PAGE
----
10. Considering the above RFC and vocational characteristics, the vocational expert identified other jobs that exist in significant numbers in this and other regions of the United States that claimant can perform. Cited jobs include new account interviewer, statements clerk and credit clerk.

11. Pursuant to 20 C.F.R. § 404.1520(f), claimant is not and has not been under a "disability" as that term is defined in the Social Security Act, as amended, at any time through the date of this decision.

(Tr. at 19.)

On August 25, 2006, the Appeals Council denied plaintiff's request for review of the ALJ's decision. (Tr. at 4-11.) Plaintiff sought judicial review pursuant to 42 U.S.C. § 405(g) by filing the complaint in this action on October 26, 2006.

LEGAL STANDARD

The Commissioner's decision that a claimant is not disabled will be upheld if the findings of fact are supported by substantial evidence in the record as a whole and the proper legal standards were applied. Schneider v. Comm'r of the Soc. Sec. Admin., 223 F.3d 968, 973 (9th Cir. 2000); Morgan v. Comm'r of the Soc. Sec. Admin., 169 F.3d 595, 599 (9th Cir. 1999). The findings of the Commissioner as to any fact, if supported by substantial evidence, are conclusive. See Miller v. Heckler, 770 F.2d 845, 847 (9th Cir. 1985). Substantial evidence is such relevant evidence as a reasonable mind might accept as adequate to support a conclusion. Morgan, 169 F.3d at 599; Jones v. Heckler, 760 F.2d 993, 995 (9th Cir. 1985) (citing Richardson v. Perales, 402 U.S. 389, 401 (1971)).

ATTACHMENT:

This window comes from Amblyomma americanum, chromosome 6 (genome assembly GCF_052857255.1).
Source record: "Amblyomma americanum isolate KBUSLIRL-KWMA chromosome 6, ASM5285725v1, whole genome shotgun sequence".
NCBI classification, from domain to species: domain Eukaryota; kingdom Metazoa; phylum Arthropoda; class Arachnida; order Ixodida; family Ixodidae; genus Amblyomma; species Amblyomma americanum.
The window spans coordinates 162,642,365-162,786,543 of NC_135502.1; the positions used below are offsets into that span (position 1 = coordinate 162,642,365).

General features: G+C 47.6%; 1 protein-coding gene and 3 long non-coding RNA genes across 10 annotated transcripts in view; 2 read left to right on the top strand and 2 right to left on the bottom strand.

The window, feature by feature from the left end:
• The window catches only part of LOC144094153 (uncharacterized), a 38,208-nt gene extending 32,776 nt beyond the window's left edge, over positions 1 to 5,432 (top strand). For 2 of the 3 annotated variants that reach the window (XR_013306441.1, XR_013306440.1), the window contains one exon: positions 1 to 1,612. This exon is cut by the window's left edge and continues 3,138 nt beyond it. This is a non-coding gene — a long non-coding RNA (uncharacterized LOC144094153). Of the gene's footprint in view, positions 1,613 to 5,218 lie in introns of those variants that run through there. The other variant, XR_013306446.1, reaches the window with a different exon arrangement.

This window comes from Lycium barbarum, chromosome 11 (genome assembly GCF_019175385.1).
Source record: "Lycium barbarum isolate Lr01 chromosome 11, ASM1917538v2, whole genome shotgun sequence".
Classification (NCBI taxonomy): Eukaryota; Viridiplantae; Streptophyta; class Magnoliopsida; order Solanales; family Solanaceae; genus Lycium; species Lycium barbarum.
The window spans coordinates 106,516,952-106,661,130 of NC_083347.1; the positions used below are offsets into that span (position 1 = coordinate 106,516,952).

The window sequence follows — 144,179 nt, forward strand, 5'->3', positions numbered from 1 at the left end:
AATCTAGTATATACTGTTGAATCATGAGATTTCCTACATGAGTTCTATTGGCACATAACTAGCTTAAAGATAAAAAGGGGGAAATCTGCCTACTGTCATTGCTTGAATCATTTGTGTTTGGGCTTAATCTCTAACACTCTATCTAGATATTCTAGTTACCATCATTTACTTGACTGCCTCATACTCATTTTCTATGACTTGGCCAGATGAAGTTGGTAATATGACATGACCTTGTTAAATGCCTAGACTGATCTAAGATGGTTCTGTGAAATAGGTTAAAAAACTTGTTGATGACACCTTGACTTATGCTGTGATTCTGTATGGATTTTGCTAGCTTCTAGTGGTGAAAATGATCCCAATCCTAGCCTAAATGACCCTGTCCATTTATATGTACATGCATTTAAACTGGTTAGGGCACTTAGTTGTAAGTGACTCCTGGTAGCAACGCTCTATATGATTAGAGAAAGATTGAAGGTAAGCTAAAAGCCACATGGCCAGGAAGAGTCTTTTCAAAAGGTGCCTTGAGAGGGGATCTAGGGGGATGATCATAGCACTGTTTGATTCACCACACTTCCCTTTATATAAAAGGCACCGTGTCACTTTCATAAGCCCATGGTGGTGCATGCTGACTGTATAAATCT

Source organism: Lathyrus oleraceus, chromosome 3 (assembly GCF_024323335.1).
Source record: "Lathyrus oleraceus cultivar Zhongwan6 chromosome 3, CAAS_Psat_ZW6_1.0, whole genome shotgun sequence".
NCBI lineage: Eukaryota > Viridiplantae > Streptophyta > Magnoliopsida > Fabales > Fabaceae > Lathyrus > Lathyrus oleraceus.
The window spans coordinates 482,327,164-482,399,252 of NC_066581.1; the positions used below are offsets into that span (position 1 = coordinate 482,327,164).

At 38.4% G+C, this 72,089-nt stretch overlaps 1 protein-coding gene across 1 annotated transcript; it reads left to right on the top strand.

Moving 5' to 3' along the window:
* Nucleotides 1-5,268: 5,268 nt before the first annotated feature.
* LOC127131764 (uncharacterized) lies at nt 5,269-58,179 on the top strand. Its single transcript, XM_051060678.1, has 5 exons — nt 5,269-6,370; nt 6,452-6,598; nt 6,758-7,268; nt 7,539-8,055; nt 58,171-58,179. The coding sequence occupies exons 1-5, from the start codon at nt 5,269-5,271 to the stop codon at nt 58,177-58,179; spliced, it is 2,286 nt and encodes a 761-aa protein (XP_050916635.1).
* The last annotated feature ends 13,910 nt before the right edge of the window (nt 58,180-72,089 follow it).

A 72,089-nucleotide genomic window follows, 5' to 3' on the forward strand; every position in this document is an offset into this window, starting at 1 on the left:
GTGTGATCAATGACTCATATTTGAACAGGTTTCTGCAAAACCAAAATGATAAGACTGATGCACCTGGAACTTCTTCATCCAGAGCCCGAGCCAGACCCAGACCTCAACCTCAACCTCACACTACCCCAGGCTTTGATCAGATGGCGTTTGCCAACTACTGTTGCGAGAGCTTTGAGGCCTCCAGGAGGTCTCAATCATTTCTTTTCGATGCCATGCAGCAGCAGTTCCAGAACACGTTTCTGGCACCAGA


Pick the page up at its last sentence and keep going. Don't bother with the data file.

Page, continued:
A reviewing court must consider the record as a whole, weighing both the evidence that supports and the evidence that detracts from the ALJ's conclusion. See Jones, 760 F.2d at 995. The court may not affirm the ALJ's decision simply by isolating a specific quantum of supporting evidence. Id.; see also Hammock v. Bowen, 879 F.2d 498, 501 (9th Cir. 1989). If substantial evidence supports the administrative findings, or if there is conflicting evidence supporting a finding of either disability or non-disability, the finding of the ALJ is conclusive, see Sprague v. Bowen, 812 F.2d 1226, 1229-30 (9th Cir. 1987), and may be set aside only if an improper legal standard was applied in weighing the evidence, see Burkhart v. Bowen, 856 F.2d 1335, 1338 (9th Cir. 1988).

In determining whether or not a claimant is disabled, the ALJ should apply the five-step sequential evaluation process established under Title 20 of the Code of Federal Regulations, §§ 404.1520 and 416.920. See Bowen v. Yuckert, 482 U.S. 137, 140-42 (1987). This five-step process can be summarized as follows:

Step one: Is the claimant engaging in substantial gainful activity? If so, the claimant is found not disabled. If not, proceed to step two.

Step two: Does the claimant have a "severe" impairment? If so, proceed to step three. If not, then a finding of not disabled is appropriate.

Step three: Does the claimant's impairment or combination of impairments meet or equal an impairment listed in 20 C.F.R., Pt. 404, Subpt. P, App. 1? If so, the claimant is automatically determined disabled. If not, proceed to step four.

Step four: Is the claimant capable of performing his past work? If so, the claimant is not disabled. If not, proceed to step five.

Step five: Does the claimant have the residual functional capacity to perform any other work? If so, the claimant is not disabled. If not, the claimant is disabled.

Lester v. Chater, 81 F.3d 821, 828 n.5 (9th Cir. 1995).

The claimant bears the burden of proof in the first four steps of the sequential evaluation process. Yuckert, 482 U.S. at 146 n.5. The Commissioner bears the burden if the sequential evaluation process proceeds to step five. ...